Parenting styles have always varied from one culture to another. And despite a degree of homogenization due to large-scale migrations in the 20th century, cultural roots of families continue to bear upon how children are raised. In the United States, for example, parents from minority ethnicities tend to hold their children to a different standard of discipline than their Caucasian counterparts. As researcher Lisa Fontes notes in her article that just as areas of emphasis vary between cultures so do modes and methods of punishment. There are differences in the way children are punished by African American/Southern parents compared to their Caucasian/New England counterparts. Such variations are seen in other minority groups like Hispanic Americans, Korean Americans, etc.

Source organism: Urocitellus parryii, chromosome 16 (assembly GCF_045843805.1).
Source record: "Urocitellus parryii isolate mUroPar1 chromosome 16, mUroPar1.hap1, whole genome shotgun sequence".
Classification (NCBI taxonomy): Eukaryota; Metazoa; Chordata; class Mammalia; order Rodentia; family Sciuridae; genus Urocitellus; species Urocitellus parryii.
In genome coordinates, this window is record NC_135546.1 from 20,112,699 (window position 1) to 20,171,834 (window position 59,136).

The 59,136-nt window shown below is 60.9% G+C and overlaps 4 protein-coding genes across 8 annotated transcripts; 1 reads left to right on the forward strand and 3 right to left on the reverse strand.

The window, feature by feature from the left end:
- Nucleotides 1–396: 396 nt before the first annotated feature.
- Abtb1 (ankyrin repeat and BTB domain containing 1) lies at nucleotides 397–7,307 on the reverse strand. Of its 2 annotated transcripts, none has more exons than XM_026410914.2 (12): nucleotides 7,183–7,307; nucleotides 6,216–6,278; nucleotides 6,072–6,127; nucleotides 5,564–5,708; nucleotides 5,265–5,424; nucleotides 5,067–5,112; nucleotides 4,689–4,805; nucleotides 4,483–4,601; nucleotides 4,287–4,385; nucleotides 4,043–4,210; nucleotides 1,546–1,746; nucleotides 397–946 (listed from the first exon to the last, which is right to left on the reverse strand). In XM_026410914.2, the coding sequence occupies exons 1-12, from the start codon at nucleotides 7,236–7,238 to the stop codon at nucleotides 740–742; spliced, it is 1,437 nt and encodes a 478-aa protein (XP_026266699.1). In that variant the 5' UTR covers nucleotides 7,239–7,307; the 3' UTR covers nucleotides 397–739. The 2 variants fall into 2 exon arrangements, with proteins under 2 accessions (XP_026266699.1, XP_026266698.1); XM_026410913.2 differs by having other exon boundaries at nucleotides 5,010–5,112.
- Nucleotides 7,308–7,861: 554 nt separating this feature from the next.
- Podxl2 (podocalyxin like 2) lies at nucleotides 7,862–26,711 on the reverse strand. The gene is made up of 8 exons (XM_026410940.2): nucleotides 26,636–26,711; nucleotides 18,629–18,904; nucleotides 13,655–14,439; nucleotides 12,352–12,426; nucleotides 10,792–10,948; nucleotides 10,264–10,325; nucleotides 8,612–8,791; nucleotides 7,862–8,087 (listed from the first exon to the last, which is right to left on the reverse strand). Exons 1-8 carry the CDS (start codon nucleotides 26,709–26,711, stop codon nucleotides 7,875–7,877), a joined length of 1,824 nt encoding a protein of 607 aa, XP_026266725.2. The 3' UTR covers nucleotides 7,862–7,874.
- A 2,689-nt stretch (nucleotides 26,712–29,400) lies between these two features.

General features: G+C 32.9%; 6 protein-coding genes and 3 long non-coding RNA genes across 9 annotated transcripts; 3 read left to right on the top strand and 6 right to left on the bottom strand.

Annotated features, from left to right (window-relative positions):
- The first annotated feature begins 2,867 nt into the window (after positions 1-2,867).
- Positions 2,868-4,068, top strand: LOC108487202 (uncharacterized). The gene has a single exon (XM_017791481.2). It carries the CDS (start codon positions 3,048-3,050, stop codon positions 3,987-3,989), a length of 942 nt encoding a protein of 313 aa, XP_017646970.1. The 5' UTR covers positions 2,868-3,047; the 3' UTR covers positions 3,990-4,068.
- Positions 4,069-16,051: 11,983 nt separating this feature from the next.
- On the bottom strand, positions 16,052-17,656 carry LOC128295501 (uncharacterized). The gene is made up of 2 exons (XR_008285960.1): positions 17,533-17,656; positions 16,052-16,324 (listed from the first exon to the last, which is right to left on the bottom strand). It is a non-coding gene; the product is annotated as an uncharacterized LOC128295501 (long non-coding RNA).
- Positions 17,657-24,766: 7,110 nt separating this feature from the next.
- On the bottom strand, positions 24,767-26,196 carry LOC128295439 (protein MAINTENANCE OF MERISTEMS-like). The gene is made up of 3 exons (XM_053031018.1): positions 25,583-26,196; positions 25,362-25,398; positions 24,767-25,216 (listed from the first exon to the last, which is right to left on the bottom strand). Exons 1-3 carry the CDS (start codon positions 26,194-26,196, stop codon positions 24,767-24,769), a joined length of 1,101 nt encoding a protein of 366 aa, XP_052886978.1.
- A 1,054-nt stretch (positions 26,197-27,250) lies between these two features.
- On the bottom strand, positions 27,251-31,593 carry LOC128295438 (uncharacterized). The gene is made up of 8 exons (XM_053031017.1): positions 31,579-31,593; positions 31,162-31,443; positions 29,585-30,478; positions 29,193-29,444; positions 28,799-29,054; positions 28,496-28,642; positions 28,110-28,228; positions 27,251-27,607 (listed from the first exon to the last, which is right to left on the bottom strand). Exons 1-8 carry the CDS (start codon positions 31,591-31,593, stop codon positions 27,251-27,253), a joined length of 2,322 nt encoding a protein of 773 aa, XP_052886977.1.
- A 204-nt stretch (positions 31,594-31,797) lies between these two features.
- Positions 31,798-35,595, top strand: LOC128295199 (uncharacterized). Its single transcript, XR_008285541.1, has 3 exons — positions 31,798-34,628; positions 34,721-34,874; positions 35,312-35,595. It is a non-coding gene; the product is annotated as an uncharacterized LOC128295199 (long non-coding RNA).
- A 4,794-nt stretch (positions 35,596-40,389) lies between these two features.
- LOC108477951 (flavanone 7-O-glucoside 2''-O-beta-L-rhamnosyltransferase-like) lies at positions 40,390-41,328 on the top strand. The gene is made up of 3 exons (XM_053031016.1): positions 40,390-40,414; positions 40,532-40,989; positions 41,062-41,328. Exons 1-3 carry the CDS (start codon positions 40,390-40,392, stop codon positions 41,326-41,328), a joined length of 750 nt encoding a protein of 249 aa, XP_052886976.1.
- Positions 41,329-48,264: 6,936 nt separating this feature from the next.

Chinese and Indian American parents’ methods and attitudes toward child discipline have particularly attracted comment and criticism. For example, in these communities, emphasis on . . . Read More